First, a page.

Calculating Tension in Arms of 56.2kg HS Student

In summary, you need to draw a free body diagram to solve for T, and once you have that, translating it into mathematics and solving it is not difficult.
  • #1
Cole07
106
0
This is my problem:
1. A 56.2-kg high-school student hangs from an overhead bar with both hands. What is the tension in each arm if the bar is gripped with both arms raised vertically overhead?
2. What is the tension in each arm when the arms make an angle of 35.00 o with respect to the vertical?
I have two equations:
A.) sum of all forces=ma
B.) sum of all forces=0

i tried:
sum of all forces=56.2*9.81
but this was wrong:confused:

then for the second question i tried:
sum of all forces=56.2cos(35.00):confused:
i found this equation after research and don't know too much about it.

I don't understand how to plug this into these equations or if the are the right ones. Could someone lead me in the right direction. any help would be greatly appreciated.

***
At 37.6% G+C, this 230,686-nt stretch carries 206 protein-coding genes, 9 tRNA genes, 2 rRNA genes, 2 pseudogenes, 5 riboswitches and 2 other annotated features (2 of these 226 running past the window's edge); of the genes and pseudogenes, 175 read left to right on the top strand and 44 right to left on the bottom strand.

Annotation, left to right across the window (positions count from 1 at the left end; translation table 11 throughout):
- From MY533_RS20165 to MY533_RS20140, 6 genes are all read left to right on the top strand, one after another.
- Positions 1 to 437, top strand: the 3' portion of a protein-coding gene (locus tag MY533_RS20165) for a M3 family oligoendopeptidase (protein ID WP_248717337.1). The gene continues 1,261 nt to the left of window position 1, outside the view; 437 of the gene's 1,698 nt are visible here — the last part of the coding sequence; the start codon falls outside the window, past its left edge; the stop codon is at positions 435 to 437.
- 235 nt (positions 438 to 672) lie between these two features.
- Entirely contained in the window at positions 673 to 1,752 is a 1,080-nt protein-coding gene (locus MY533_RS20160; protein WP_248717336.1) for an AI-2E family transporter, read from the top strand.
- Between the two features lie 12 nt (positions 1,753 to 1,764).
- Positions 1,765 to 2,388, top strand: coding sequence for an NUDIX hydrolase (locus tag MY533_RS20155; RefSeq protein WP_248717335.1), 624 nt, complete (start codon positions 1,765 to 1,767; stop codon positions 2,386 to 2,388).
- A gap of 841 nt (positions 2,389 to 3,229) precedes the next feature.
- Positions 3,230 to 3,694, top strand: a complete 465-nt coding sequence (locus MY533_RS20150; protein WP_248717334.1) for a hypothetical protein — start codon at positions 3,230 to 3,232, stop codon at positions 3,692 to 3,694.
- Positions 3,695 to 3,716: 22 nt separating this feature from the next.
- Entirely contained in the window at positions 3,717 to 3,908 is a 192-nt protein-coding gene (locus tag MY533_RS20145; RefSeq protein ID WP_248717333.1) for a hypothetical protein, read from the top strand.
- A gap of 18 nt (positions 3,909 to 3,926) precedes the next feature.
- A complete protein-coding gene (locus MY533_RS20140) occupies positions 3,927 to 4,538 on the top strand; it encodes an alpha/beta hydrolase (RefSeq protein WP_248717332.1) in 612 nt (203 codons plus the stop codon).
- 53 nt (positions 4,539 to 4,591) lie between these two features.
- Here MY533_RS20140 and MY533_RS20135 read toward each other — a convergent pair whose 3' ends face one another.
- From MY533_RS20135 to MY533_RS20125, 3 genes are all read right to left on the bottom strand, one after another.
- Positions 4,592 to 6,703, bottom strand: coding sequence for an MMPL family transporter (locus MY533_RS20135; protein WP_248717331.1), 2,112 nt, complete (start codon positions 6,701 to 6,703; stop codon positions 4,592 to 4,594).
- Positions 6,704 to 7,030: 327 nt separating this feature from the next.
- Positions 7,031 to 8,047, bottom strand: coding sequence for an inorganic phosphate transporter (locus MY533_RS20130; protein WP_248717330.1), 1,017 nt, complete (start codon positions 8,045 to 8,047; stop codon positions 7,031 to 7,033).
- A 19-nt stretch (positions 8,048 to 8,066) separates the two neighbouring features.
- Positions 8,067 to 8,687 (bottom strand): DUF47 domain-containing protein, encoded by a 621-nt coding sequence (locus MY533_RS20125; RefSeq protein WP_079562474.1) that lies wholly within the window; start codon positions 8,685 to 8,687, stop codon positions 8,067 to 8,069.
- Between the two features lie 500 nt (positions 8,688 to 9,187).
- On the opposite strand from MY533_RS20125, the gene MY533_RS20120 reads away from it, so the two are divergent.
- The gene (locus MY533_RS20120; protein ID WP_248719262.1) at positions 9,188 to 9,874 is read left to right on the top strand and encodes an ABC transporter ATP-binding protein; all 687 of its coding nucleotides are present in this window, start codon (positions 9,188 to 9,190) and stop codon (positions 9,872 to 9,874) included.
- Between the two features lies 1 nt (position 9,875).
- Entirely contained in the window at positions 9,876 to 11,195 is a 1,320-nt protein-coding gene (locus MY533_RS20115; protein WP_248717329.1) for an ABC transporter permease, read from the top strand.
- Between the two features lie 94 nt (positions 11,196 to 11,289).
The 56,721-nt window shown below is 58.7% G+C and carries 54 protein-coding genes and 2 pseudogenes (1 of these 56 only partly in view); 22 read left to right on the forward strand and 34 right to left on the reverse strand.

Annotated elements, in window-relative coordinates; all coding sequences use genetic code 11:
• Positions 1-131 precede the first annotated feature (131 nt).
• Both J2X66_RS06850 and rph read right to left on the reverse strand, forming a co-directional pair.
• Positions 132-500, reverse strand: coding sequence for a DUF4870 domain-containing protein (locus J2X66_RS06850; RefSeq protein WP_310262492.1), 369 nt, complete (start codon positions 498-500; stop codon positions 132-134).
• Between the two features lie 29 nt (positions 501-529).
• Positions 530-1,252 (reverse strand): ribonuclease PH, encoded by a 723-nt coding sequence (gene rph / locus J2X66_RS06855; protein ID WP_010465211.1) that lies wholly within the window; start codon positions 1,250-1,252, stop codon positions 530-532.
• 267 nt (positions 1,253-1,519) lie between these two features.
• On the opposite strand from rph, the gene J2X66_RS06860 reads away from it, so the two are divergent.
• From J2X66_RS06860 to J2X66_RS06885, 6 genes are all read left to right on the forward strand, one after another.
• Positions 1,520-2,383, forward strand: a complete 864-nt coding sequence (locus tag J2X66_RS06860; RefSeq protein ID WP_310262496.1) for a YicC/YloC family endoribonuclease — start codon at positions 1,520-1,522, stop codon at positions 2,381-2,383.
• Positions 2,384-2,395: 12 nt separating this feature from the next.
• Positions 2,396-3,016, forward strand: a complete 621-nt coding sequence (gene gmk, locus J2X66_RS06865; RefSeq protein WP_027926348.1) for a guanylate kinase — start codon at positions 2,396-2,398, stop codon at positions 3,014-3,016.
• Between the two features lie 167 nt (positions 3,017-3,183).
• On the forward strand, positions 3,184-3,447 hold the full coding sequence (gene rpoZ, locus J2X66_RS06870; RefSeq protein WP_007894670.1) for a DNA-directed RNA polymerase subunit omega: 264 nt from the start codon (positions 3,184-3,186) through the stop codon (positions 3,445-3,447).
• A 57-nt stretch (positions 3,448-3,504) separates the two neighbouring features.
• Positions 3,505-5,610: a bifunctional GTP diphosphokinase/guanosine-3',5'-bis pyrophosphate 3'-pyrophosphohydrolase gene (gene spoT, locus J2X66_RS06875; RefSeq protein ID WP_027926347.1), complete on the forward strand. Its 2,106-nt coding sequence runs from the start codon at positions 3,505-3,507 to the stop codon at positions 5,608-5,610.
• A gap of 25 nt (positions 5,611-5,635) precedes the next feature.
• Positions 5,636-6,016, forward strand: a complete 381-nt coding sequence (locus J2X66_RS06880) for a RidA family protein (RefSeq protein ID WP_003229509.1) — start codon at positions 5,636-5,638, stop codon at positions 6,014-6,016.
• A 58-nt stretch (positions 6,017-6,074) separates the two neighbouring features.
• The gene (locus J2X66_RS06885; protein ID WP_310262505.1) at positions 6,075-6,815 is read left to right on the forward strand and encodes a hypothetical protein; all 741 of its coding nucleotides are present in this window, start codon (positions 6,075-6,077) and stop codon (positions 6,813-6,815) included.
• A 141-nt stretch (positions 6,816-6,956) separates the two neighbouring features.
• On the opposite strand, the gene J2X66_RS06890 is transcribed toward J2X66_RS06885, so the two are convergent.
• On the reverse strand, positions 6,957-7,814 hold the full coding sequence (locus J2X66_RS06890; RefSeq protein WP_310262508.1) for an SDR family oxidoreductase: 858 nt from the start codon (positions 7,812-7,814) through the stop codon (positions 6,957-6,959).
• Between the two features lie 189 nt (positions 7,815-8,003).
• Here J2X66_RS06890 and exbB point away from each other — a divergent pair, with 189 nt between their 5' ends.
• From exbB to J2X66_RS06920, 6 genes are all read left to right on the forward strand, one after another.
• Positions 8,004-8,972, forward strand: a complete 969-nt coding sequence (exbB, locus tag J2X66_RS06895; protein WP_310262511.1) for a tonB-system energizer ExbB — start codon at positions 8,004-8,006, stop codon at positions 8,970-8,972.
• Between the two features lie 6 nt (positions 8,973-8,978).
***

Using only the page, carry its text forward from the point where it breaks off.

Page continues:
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  • #2
Cole07 said:
This is my problem:
1. A 56.2-kg high-school student hangs from an overhead bar with both hands. What is the tension in each arm if the bar is gripped with both arms raised vertically overhead?
2. What is the tension in each arm when the arms make an angle of 35.00 o with respect to the vertical?
I have two equations:
A.) sum of all forces=ma
B.) sum of all forces=0

i tried:
sum of all forces=56.2*9.81
but this was wrong:confused:

then for the second question i tried:
sum of all forces=56.2cos(35.00):confused:
i found this equation after research and don't know too much about it.